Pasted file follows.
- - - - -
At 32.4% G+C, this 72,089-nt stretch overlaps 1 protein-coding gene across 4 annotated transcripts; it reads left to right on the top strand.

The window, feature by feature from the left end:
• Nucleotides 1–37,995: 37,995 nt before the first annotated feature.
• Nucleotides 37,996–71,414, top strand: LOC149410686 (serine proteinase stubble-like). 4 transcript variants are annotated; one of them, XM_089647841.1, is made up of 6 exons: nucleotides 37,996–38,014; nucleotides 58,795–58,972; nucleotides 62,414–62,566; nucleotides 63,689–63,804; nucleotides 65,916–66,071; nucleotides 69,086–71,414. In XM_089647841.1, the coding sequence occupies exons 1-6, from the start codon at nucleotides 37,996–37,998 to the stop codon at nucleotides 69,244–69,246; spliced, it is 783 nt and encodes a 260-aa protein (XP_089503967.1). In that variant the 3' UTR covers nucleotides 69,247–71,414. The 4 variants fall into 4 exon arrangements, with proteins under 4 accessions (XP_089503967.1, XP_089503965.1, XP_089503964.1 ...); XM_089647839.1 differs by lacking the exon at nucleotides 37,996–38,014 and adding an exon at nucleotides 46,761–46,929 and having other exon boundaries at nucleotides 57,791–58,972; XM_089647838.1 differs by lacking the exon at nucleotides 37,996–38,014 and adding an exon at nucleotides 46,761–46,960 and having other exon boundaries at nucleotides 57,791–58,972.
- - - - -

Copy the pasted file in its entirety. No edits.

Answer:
At 32.4% G+C, this 72,089-nt stretch overlaps 1 protein-coding gene across 4 annotated transcripts; it reads left to right on the top strand.

The window, feature by feature from the left end:
• Nucleotides 1–37,995: 37,995 nt before the first annotated feature.
• Nucleotides 37,996–71,414, top strand: LOC149410686 (serine proteinase stubble-like). 4 transcript variants are annotated; one of them, XM_089647841.1, is made up of 6 exons: nucleotides 37,996–38,014; nucleotides 58,795–58,972; nucleotides 62,414–62,566; nucleotides 63,689–63,804; nucleotides 65,916–66,071; nucleotides 69,086–71,414. In XM_089647841.1, the coding sequence occupies exons 1-6, from the start codon at nucleotides 37,996–37,998 to the stop codon at nucleotides 69,244–69,246; spliced, it is 783 nt and encodes a 260-aa protein (XP_089503967.1). In that variant the 3' UTR covers nucleotides 69,247–71,414. The 4 variants fall into 4 exon arrangements, with proteins under 4 accessions (XP_089503967.1, XP_089503965.1, XP_089503964.1 ...); XM_089647839.1 differs by lacking the exon at nucleotides 37,996–38,014 and adding an exon at nucleotides 46,761–46,929 and having other exon boundaries at nucleotides 57,791–58,972; XM_089647838.1 differs by lacking the exon at nucleotides 37,996–38,014 and adding an exon at nucleotides 46,761–46,960 and having other exon boundaries at nucleotides 57,791–58,972.